I’m having a little bit of everything.”

A little bit of everything. Yes, a little bit of everything. Not one big thing. But a little bit of everything.

I look at our painting this morning by the Dutch artist Hugo van der Goes and I see people helping Jesus. Jesus had been through everything. Betrayal. Mockery. Humiliation. Torture. Death. This Jesus figure is surrounded by love and compassion. Some are crying. Some are nearly hysterical. Others look away with grief. Too much to bear. But they are holding him. Touching him. The depth of feeling is palpable. The Roman soldiers have gone home. Pilate is already sitting down for his evening dinner. But here, in the aftermath of the crucifixion, friends try to pick up the pieces, including picking up the lifeless body of Jesus.
I know we tend to think of Jesus as the one who did most of the helping in life. After all, he was the servant of God. Yet, again and again people reached out to Jesus in order to give him help. And he let people help him. He was never beyond it. He was never above it. Jesus was never too good for it.

Some of us have tried to go through life thinking we don’t need anyone but ourselves.

We worship the myth of the self-sufficient American. Independence has become our god. But not Jesus. Yes, Jesus helped people. Of course he did. But he was also real enough to receive help from others. Jesus became so good at helping people because in fact he graciously allowed so many people to help him.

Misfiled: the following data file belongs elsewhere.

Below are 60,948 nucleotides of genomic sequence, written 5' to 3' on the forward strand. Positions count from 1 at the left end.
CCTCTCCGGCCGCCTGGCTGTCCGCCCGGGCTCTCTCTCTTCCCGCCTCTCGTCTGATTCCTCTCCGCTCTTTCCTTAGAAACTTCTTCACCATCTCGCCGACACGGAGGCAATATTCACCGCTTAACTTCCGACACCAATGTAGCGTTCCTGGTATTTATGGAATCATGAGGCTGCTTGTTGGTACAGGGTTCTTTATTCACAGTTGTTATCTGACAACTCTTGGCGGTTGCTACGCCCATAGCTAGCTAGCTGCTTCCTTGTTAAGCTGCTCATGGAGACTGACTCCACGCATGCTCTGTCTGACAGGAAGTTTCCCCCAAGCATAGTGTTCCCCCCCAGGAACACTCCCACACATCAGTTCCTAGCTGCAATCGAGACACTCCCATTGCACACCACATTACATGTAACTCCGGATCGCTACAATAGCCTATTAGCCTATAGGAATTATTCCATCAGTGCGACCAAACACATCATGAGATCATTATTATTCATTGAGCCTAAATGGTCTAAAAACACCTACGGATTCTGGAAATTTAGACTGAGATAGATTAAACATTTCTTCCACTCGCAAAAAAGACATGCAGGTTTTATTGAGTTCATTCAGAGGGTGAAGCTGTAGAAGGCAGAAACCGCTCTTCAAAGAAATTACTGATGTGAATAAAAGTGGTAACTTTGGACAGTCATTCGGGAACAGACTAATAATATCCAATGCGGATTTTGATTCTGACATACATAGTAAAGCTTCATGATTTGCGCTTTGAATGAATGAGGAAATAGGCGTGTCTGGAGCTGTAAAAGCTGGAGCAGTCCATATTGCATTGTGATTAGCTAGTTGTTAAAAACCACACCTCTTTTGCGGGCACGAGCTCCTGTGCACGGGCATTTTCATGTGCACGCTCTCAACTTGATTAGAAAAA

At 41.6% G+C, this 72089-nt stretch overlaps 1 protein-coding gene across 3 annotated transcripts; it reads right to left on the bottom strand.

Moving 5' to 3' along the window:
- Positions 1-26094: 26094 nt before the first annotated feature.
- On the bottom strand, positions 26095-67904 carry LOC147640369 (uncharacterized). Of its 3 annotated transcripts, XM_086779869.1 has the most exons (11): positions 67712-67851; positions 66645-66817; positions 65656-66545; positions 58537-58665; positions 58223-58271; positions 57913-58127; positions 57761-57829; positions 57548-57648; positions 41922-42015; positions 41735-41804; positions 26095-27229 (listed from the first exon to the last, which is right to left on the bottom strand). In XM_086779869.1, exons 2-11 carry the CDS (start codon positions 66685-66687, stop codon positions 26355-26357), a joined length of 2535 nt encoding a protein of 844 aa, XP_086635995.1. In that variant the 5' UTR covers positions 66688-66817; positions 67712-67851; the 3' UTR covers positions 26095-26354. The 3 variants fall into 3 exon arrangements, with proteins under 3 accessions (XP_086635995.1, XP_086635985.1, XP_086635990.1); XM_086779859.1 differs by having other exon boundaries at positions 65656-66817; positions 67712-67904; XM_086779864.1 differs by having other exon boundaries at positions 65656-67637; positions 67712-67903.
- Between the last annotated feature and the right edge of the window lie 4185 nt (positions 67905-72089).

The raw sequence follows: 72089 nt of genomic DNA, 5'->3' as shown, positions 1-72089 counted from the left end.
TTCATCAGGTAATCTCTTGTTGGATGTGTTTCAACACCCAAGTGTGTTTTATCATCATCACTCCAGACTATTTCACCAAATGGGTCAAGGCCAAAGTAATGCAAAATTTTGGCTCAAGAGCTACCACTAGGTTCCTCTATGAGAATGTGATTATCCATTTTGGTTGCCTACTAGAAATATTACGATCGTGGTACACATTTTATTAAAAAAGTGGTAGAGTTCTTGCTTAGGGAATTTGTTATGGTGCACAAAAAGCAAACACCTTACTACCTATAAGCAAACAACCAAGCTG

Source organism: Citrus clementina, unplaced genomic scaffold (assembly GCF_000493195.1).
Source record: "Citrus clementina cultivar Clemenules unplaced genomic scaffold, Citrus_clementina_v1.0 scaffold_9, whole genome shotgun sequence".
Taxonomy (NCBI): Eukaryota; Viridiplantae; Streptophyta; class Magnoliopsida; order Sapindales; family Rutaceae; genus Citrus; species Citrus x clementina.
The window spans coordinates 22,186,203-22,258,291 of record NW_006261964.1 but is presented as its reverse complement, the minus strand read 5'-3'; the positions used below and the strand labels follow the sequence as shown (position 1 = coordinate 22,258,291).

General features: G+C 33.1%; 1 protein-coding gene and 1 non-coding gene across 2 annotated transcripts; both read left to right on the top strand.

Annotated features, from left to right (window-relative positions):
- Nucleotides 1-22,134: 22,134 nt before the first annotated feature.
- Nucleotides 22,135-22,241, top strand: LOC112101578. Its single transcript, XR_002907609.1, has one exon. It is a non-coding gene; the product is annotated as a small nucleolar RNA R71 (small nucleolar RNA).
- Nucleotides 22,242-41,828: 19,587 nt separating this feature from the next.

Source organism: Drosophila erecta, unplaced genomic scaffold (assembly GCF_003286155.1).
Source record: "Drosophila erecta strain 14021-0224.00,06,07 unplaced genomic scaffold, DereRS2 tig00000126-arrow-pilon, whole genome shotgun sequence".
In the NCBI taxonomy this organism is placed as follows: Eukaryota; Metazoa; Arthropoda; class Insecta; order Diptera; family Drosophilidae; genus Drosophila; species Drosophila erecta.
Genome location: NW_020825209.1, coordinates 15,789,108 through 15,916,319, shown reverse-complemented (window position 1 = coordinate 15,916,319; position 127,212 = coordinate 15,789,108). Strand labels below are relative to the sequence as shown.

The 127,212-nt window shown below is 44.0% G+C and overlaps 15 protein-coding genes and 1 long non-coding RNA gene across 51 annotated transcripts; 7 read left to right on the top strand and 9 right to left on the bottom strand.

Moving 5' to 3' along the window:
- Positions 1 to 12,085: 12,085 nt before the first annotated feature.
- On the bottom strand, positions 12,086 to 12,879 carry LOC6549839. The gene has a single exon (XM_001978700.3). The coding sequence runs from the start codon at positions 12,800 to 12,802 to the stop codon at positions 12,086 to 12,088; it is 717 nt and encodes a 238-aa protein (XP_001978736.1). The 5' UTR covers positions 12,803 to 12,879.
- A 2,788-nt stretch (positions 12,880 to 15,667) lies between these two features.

This is essential to our spiritual lives . . . if you’ve never had anyone give you a hand, I’m not sure you will ever know how to give a hand to another person. If you’ve never been personally broken, I mean really broken by the vagaries of life, then how can you ever hope to help someone who is broken? If you’ve never been lost, I mean really lost inside the labyrinth of your life, lost inside the medieval castle of your spiritual and psychological consciousness, then how could you ever imagine helping another human being find his or her way? You can’t do it. You cannot fake compassion. Fake compassion stinks. It smells like a skunk that’s been hit by a car and dead for three days. You can’t fake concern. You can’t fake connection. You can’t offer empty advice. You either have compassion or you don’t. And when you have it, it almost always comes from a wounded place inside our souls. We all get wounded in life. That’s inevitable. But we can either allow our hurts to become reservoirs of poison or we turn them into reservoirs of compassion and wisdom.